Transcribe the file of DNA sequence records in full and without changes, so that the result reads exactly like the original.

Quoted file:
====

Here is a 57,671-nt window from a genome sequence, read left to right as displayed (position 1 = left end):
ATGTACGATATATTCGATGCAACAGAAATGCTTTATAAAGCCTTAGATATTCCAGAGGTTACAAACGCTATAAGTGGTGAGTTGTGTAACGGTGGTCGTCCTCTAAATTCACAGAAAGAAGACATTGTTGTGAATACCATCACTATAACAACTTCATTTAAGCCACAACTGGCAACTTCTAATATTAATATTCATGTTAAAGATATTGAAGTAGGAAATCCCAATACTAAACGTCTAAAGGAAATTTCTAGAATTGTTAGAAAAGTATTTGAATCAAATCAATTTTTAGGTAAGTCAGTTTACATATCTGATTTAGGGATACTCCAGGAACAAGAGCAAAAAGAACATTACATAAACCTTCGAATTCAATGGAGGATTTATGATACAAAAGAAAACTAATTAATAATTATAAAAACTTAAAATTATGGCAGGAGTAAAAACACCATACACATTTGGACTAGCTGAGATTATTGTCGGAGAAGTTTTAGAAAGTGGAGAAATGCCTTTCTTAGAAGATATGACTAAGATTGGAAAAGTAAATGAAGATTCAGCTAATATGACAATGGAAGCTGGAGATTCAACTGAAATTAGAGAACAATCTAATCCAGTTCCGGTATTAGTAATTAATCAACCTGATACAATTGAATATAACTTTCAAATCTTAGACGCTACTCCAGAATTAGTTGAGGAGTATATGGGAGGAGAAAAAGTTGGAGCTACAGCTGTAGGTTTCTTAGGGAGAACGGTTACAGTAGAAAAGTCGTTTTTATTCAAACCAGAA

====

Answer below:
Here is a 57,671-nt window from a genome sequence, read left to right as displayed (position 1 = left end):
ATGTACGATATATTCGATGCAACAGAAATGCTTTATAAAGCCTTAGATATTCCAGAGGTTACAAACGCTATAAGTGGTGAGTTGTGTAACGGTGGTCGTCCTCTAAATTCACAGAAAGAAGACATTGTTGTGAATACCATCACTATAACAACTTCATTTAAGCCACAACTGGCAACTTCTAATATTAATATTCATGTTAAAGATATTGAAGTAGGAAATCCCAATACTAAACGTCTAAAGGAAATTTCTAGAATTGTTAGAAAAGTATTTGAATCAAATCAATTTTTAGGTAAGTCAGTTTACATATCTGATTTAGGGATACTCCAGGAACAAGAGCAAAAAGAACATTACATAAACCTTCGAATTCAATGGAGGATTTATGATACAAAAGAAAACTAATTAATAATTATAAAAACTTAAAATTATGGCAGGAGTAAAAACACCATACACATTTGGACTAGCTGAGATTATTGTCGGAGAAGTTTTAGAAAGTGGAGAAATGCCTTTCTTAGAAGATATGACTAAGATTGGAAAAGTAAATGAAGATTCAGCTAATATGACAATGGAAGCTGGAGATTCAACTGAAATTAGAGAACAATCTAATCCAGTTCCGGTATTAGTAATTAATCAACCTGATACAATTGAATATAACTTTCAAATCTTAGACGCTACTCCAGAATTAGTTGAGGAGTATATGGGAGGAGAAAAAGTTGGAGCTACAGCTGTAGGTTTCTTAGGGAGAACGGTTACAGTAGAAAAGTCGTTTTTATTCAAACCAGAA